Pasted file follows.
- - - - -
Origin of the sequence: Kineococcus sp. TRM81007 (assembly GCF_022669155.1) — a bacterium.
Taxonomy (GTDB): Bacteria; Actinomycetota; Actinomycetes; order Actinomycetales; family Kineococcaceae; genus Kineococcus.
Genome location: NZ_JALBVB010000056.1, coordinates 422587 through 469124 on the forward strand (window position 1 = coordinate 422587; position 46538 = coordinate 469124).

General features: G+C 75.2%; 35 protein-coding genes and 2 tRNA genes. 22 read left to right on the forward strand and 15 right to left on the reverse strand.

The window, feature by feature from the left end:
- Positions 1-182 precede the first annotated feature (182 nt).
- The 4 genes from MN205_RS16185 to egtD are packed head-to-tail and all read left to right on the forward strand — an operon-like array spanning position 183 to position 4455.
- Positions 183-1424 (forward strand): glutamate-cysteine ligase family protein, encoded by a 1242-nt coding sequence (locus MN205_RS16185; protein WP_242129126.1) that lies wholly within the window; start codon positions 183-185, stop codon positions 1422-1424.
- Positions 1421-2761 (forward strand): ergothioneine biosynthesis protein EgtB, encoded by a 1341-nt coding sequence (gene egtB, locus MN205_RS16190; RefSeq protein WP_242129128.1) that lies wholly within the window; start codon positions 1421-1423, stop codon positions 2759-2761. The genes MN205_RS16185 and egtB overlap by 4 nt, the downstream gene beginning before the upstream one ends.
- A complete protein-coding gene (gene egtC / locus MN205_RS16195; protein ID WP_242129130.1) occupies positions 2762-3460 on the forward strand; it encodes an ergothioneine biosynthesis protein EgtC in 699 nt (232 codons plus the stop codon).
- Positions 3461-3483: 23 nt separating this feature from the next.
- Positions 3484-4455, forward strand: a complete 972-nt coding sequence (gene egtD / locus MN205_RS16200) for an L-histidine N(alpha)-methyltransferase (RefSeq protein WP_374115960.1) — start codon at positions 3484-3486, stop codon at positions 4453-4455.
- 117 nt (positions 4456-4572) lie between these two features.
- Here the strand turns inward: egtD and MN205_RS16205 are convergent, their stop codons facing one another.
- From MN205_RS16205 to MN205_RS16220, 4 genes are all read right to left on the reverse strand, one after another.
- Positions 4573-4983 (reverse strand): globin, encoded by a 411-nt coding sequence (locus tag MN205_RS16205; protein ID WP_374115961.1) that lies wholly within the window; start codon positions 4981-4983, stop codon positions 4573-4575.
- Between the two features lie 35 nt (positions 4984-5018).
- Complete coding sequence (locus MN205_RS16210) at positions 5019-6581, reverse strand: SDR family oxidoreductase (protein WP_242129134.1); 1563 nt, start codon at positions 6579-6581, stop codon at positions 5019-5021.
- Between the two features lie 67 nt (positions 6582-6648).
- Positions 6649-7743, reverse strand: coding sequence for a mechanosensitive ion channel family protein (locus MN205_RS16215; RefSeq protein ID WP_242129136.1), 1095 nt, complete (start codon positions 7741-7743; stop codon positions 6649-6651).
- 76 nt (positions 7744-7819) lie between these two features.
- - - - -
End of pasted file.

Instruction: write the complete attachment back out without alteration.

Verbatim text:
Origin of the sequence: Kineococcus sp. TRM81007 (assembly GCF_022669155.1) — a bacterium.
Taxonomy (GTDB): Bacteria; Actinomycetota; Actinomycetes; order Actinomycetales; family Kineococcaceae; genus Kineococcus.
Genome location: NZ_JALBVB010000056.1, coordinates 422587 through 469124 on the forward strand (window position 1 = coordinate 422587; position 46538 = coordinate 469124).

General features: G+C 75.2%; 35 protein-coding genes and 2 tRNA genes. 22 read left to right on the forward strand and 15 right to left on the reverse strand.

The window, feature by feature from the left end:
- Positions 1-182 precede the first annotated feature (182 nt).
- The 4 genes from MN205_RS16185 to egtD are packed head-to-tail and all read left to right on the forward strand — an operon-like array spanning position 183 to position 4455.
- Positions 183-1424 (forward strand): glutamate-cysteine ligase family protein, encoded by a 1242-nt coding sequence (locus MN205_RS16185; protein WP_242129126.1) that lies wholly within the window; start codon positions 183-185, stop codon positions 1422-1424.
- Positions 1421-2761 (forward strand): ergothioneine biosynthesis protein EgtB, encoded by a 1341-nt coding sequence (gene egtB, locus MN205_RS16190; RefSeq protein WP_242129128.1) that lies wholly within the window; start codon positions 1421-1423, stop codon positions 2759-2761. The genes MN205_RS16185 and egtB overlap by 4 nt, the downstream gene beginning before the upstream one ends.
- A complete protein-coding gene (gene egtC / locus MN205_RS16195; protein ID WP_242129130.1) occupies positions 2762-3460 on the forward strand; it encodes an ergothioneine biosynthesis protein EgtC in 699 nt (232 codons plus the stop codon).
- Positions 3461-3483: 23 nt separating this feature from the next.
- Positions 3484-4455, forward strand: a complete 972-nt coding sequence (gene egtD / locus MN205_RS16200) for an L-histidine N(alpha)-methyltransferase (RefSeq protein WP_374115960.1) — start codon at positions 3484-3486, stop codon at positions 4453-4455.
- 117 nt (positions 4456-4572) lie between these two features.
- Here the strand turns inward: egtD and MN205_RS16205 are convergent, their stop codons facing one another.
- From MN205_RS16205 to MN205_RS16220, 4 genes are all read right to left on the reverse strand, one after another.
- Positions 4573-4983 (reverse strand): globin, encoded by a 411-nt coding sequence (locus tag MN205_RS16205; protein ID WP_374115961.1) that lies wholly within the window; start codon positions 4981-4983, stop codon positions 4573-4575.
- Between the two features lie 35 nt (positions 4984-5018).
- Complete coding sequence (locus MN205_RS16210) at positions 5019-6581, reverse strand: SDR family oxidoreductase (protein WP_242129134.1); 1563 nt, start codon at positions 6579-6581, stop codon at positions 5019-5021.
- Between the two features lie 67 nt (positions 6582-6648).
- Positions 6649-7743, reverse strand: coding sequence for a mechanosensitive ion channel family protein (locus MN205_RS16215; RefSeq protein ID WP_242129136.1), 1095 nt, complete (start codon positions 7741-7743; stop codon positions 6649-6651).
- 76 nt (positions 7744-7819) lie between these two features.